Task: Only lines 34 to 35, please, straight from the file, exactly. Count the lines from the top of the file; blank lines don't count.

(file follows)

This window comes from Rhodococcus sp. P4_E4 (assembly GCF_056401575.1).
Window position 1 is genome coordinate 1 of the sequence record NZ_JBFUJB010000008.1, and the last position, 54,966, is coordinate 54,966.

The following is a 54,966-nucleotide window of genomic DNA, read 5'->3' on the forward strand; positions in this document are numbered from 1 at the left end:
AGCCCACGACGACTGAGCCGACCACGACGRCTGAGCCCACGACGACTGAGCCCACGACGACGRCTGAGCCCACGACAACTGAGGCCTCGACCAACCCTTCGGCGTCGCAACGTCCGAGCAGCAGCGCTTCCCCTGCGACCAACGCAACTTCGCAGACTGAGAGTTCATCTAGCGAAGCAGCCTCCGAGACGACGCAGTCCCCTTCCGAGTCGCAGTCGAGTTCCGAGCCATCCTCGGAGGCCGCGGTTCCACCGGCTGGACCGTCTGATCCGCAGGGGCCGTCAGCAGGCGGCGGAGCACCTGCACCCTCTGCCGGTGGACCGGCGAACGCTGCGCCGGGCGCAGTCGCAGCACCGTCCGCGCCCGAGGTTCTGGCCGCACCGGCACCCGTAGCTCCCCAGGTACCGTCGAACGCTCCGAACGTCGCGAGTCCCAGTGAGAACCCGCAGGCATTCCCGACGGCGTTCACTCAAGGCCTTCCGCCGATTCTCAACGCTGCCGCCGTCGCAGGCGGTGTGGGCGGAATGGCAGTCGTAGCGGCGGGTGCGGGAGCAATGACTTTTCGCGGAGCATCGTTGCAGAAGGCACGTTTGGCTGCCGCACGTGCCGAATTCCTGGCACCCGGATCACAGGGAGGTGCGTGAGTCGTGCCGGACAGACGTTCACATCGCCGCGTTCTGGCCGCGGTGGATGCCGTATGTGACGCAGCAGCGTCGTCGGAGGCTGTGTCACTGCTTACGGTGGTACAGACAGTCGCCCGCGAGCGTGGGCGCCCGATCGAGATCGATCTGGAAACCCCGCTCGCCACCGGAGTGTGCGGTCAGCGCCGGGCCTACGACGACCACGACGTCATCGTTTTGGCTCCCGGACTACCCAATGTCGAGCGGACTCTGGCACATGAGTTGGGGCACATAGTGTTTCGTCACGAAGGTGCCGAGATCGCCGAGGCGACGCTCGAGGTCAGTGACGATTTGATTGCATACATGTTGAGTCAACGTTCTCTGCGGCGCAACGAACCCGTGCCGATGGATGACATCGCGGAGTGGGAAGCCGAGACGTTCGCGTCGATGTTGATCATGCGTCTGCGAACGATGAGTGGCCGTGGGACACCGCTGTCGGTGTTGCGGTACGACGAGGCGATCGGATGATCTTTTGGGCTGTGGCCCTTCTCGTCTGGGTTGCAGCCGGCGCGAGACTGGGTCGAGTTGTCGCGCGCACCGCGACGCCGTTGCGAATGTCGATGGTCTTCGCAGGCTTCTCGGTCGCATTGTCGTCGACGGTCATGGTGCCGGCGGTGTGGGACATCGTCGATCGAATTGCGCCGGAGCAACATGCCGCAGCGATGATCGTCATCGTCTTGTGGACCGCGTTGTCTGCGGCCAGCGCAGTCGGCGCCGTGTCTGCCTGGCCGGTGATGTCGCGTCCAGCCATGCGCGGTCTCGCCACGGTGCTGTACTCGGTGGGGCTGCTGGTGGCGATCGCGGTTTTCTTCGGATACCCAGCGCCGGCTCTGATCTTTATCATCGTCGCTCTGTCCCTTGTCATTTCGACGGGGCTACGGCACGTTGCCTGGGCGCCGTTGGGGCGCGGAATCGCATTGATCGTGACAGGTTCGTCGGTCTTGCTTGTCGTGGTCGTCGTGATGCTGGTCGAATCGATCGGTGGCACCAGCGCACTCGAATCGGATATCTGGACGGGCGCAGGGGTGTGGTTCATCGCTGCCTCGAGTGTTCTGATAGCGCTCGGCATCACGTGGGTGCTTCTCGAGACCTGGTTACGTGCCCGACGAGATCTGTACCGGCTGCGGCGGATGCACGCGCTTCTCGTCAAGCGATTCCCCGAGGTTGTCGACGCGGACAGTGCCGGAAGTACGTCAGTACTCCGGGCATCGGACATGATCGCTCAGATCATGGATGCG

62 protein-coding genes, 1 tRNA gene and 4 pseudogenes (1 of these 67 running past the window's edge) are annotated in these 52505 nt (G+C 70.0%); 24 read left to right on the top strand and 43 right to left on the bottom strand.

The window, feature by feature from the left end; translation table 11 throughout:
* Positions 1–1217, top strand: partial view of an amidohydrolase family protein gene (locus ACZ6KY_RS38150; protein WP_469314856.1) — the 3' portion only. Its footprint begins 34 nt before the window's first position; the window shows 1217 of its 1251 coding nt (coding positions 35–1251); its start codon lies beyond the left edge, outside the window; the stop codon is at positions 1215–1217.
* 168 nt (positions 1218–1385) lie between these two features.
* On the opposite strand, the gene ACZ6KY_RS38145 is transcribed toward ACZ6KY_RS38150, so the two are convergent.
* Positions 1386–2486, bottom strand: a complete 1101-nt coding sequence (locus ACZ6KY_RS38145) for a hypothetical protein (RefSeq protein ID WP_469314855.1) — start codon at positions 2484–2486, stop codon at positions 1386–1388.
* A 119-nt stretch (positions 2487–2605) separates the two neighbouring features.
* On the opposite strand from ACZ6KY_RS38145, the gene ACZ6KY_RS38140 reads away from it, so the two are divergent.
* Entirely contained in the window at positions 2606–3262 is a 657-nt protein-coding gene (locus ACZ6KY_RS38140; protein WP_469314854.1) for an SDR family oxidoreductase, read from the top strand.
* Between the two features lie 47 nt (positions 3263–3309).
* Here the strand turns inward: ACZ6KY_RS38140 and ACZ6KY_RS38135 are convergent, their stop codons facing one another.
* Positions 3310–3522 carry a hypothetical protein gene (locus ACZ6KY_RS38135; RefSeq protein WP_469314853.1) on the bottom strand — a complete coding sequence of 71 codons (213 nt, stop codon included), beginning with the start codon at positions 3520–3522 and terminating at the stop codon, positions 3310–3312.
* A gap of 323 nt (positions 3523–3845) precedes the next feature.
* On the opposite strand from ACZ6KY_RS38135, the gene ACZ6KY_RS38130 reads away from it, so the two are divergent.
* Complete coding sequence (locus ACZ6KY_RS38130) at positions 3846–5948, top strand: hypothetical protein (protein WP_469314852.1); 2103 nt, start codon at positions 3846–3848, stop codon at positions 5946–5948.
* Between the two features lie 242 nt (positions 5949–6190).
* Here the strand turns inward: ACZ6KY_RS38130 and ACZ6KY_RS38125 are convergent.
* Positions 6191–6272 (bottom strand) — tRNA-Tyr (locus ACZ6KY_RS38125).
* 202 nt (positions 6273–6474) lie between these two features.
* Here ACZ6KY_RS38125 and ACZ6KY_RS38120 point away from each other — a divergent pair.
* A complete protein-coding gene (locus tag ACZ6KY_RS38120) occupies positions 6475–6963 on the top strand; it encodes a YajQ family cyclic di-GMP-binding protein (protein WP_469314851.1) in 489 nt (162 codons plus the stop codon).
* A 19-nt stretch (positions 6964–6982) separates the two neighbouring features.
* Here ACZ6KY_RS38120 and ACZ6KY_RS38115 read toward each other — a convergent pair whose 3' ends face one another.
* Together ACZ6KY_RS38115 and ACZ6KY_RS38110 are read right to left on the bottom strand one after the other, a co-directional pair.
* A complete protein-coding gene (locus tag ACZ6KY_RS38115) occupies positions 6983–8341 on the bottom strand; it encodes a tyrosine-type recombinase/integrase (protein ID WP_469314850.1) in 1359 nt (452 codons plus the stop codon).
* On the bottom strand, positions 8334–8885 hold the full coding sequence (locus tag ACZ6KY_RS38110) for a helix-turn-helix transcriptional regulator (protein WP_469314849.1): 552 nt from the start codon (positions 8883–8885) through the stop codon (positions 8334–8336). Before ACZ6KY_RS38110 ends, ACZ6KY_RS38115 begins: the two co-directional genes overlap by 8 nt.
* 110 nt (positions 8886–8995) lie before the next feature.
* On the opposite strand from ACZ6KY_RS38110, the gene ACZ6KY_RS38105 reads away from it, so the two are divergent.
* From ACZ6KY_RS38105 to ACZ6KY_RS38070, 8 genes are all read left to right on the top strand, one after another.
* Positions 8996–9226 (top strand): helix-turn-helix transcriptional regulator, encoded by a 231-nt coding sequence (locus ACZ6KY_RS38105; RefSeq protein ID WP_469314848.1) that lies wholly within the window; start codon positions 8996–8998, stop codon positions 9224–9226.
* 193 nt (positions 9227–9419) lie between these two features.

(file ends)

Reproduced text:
* Positions 8996–9226 (top strand): helix-turn-helix transcriptional regulator, encoded by a 231-nt coding sequence (locus ACZ6KY_RS38105; RefSeq protein ID WP_469314848.1) that lies wholly within the window; start codon positions 8996–8998, stop codon positions 9224–9226.
* 193 nt (positions 9227–9419) lie between these two features.